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Impacts of Onsite Stormwater Management on Different Residential Communities

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Urbanization expanding the impervious areas such as rooftop, building top, parking area, street and road has increased the stormwater runoff volume, which was used to infiltrate into undeveloped green space. Thus, the city of Atlanta promoted projects to separate the combined sewer system in the city area as well as to expand the carrying or storage capacity of combined sewer lines. However, still the stormwater runoff as a non-point source contaminates surface water and consumes additional resources for its treatment. Low impact development(LID) options such as green landscaping and rainwater harvesting have been remarked due to their potential controlling the stormwater on-site and even enabling people to use rainwater for domestic purposes. Thus, the rainfall volume distributing to runoff, initial abstraction and harvesting was quantified depending on the application of rain garden, rooftop harvesting and/or surface runoff harvesting. Also, the stormwater distribution profile was investigated for two residential communities, which have different sizes of private yard, house, street and open space. The application of the options reduced the runoff generation at least by 40 % even in 100-year return period rainfall intensity. The harvesting potential improved the water scarcity issue of the city which is close to high limitation into the condition close to medium level. The city can save greater than 1.6 million/year and the city's residents can save up to 38.5 million/year and, additionally, the property value increases due to the aesthetic value of green landscaped communities.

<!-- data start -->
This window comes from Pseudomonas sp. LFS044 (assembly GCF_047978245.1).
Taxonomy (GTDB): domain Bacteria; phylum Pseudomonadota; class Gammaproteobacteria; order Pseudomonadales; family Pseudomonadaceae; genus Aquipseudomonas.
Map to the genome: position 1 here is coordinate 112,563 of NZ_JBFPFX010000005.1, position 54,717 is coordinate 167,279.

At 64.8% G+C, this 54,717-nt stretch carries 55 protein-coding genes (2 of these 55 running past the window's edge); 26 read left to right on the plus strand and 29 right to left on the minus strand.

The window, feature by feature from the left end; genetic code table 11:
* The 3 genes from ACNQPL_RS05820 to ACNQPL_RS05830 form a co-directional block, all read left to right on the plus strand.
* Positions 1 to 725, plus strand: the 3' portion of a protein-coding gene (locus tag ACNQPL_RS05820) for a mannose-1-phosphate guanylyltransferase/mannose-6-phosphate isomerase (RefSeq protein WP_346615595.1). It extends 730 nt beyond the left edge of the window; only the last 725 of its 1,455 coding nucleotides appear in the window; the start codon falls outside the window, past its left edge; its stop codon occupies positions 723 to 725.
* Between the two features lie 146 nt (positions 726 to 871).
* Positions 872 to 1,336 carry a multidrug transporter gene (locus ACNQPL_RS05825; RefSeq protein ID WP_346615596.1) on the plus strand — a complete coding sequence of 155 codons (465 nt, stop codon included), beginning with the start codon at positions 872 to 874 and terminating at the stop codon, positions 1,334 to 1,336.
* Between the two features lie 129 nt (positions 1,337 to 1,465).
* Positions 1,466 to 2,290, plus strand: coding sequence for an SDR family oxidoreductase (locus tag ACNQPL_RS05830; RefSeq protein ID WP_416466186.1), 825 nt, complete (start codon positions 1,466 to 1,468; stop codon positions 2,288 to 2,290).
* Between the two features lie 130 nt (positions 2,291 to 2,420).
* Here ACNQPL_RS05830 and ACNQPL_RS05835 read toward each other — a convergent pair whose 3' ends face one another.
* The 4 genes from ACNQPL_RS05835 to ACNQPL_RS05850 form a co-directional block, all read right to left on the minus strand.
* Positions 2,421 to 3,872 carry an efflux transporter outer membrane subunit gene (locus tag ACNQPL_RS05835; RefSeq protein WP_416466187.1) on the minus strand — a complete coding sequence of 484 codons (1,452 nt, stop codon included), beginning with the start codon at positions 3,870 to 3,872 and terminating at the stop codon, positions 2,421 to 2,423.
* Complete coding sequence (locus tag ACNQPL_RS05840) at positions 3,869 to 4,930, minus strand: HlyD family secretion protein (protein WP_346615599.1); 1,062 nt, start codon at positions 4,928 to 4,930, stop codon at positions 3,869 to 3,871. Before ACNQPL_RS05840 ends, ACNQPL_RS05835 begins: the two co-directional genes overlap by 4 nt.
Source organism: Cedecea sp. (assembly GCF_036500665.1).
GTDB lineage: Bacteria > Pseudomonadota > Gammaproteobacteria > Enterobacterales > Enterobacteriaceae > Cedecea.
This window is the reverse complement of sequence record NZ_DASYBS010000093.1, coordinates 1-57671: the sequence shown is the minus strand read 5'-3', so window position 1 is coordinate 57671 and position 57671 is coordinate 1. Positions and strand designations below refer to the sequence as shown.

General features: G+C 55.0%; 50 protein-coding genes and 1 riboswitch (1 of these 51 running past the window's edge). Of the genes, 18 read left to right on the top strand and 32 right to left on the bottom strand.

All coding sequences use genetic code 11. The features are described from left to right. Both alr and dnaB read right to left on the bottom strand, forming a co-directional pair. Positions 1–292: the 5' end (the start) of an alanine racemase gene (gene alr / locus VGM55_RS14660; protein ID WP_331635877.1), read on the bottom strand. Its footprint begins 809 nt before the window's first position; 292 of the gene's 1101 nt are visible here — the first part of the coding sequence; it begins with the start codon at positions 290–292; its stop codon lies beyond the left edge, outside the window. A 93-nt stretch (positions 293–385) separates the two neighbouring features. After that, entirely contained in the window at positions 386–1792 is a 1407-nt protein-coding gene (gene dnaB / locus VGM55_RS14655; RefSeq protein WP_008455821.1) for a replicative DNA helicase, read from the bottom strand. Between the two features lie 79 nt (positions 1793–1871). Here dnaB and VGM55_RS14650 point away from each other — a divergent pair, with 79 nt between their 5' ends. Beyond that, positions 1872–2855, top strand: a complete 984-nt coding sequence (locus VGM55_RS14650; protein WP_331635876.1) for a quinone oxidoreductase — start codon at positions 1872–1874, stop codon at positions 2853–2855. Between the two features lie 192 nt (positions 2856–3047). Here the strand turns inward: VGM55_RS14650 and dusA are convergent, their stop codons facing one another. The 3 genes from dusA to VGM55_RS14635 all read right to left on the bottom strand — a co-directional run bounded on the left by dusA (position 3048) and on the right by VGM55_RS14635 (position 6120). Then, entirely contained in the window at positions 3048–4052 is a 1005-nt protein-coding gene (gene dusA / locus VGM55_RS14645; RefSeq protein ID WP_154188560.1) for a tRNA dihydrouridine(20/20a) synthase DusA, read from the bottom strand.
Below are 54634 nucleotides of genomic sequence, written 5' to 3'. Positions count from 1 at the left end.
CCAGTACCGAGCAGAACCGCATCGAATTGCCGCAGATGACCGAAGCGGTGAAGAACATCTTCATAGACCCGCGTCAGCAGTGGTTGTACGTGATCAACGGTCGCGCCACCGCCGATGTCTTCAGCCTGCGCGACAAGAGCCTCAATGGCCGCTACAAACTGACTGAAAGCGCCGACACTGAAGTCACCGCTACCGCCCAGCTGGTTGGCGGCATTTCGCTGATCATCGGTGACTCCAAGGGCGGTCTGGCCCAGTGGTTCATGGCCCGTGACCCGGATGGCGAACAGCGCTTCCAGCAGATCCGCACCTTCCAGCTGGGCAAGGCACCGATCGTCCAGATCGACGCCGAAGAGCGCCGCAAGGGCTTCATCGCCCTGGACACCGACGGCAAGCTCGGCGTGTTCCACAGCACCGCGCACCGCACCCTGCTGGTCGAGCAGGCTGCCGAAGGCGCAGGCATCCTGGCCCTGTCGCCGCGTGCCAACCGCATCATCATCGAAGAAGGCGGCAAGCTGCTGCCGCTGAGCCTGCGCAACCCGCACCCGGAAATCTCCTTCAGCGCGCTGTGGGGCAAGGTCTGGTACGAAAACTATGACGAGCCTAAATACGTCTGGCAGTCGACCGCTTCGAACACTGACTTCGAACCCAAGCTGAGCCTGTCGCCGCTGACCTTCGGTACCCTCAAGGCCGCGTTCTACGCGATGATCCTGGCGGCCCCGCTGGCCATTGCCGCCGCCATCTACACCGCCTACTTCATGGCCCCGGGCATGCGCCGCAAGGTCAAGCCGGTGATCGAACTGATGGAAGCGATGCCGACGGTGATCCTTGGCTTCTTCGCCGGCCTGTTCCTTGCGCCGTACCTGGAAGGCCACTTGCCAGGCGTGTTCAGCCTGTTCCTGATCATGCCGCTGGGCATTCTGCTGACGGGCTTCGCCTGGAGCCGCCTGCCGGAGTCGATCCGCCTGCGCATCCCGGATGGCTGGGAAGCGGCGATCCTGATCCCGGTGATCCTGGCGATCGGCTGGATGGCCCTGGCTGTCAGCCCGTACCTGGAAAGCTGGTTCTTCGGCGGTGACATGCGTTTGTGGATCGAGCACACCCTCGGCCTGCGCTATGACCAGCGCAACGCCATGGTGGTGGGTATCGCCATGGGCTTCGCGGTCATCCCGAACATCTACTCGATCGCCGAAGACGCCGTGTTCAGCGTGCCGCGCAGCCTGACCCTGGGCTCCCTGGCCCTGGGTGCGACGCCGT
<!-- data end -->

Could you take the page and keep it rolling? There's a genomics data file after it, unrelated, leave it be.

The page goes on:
Document Type: Research Article


Publication date: January 1, 2012

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  • Proceedings of the Water Environment Federation is an archive of papers published in the proceedings of the annual Water Environment Federation® Technical Exhibition and Conference (WEFTEC® ) and specialty conferences held since the year 2000. These proceedings are not peer reviewed.

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